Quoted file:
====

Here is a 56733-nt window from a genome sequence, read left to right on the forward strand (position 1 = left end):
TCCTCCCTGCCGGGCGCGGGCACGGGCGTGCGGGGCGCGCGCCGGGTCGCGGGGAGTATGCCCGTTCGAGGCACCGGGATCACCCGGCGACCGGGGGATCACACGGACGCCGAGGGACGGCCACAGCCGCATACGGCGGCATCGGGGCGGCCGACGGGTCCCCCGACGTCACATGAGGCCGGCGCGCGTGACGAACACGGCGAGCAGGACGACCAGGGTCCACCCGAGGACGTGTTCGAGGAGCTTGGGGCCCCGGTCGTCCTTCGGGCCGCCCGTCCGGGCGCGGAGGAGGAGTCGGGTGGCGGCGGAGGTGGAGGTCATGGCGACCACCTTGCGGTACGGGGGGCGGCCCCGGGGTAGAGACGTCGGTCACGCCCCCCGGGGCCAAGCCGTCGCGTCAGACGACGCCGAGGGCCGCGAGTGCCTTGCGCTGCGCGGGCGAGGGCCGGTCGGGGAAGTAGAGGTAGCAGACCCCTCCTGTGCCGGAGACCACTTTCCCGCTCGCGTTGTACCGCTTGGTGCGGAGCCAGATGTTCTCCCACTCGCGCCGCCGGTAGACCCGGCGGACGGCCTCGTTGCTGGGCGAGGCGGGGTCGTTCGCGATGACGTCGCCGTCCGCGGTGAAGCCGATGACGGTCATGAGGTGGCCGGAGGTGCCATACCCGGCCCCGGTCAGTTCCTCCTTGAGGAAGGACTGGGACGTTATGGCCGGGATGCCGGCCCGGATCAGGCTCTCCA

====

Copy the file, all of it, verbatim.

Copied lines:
Here is a 56733-nt window from a genome sequence, read left to right on the forward strand (position 1 = left end):
TCCTCCCTGCCGGGCGCGGGCACGGGCGTGCGGGGCGCGCGCCGGGTCGCGGGGAGTATGCCCGTTCGAGGCACCGGGATCACCCGGCGACCGGGGGATCACACGGACGCCGAGGGACGGCCACAGCCGCATACGGCGGCATCGGGGCGGCCGACGGGTCCCCCGACGTCACATGAGGCCGGCGCGCGTGACGAACACGGCGAGCAGGACGACCAGGGTCCACCCGAGGACGTGTTCGAGGAGCTTGGGGCCCCGGTCGTCCTTCGGGCCGCCCGTCCGGGCGCGGAGGAGGAGTCGGGTGGCGGCGGAGGTGGAGGTCATGGCGACCACCTTGCGGTACGGGGGGCGGCCCCGGGGTAGAGACGTCGGTCACGCCCCCCGGGGCCAAGCCGTCGCGTCAGACGACGCCGAGGGCCGCGAGTGCCTTGCGCTGCGCGGGCGAGGGCCGGTCGGGGAAGTAGAGGTAGCAGACCCCTCCTGTGCCGGAGACCACTTTCCCGCTCGCGTTGTACCGCTTGGTGCGGAGCCAGATGTTCTCCCACTCGCGCCGCCGGTAGACCCGGCGGACGGCCTCGTTGCTGGGCGAGGCGGGGTCGTTCGCGATGACGTCGCCGTCCGCGGTGAAGCCGATGACGGTCATGAGGTGGCCGGAGGTGCCATACCCGGCCCCGGTCAGTTCCTCCTTGAGGAAGGACTGGGACGTTATGGCCGGGATGCCGGCCCGGATCAGGCTCTCCA